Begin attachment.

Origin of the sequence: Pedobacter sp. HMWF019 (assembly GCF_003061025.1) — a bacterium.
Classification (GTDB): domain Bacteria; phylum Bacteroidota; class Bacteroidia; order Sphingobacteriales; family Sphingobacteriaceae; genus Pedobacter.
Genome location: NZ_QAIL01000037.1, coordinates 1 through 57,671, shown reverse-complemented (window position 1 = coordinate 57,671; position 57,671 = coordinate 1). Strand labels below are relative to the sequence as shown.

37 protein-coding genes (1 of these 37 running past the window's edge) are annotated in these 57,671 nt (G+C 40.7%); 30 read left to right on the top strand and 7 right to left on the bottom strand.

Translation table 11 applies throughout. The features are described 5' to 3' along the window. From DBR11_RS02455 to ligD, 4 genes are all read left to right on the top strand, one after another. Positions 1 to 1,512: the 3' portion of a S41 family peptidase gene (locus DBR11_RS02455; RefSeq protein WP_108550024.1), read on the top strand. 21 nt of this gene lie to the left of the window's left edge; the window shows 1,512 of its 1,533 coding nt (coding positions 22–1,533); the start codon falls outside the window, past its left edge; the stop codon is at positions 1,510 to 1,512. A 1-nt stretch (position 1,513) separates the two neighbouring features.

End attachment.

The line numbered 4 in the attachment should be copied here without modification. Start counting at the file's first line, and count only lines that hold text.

37 protein-coding genes (1 of these 37 running past the window's edge) are annotated in these 57,671 nt (G+C 40.7%); 30 read left to right on the top strand and 7 right to left on the bottom strand.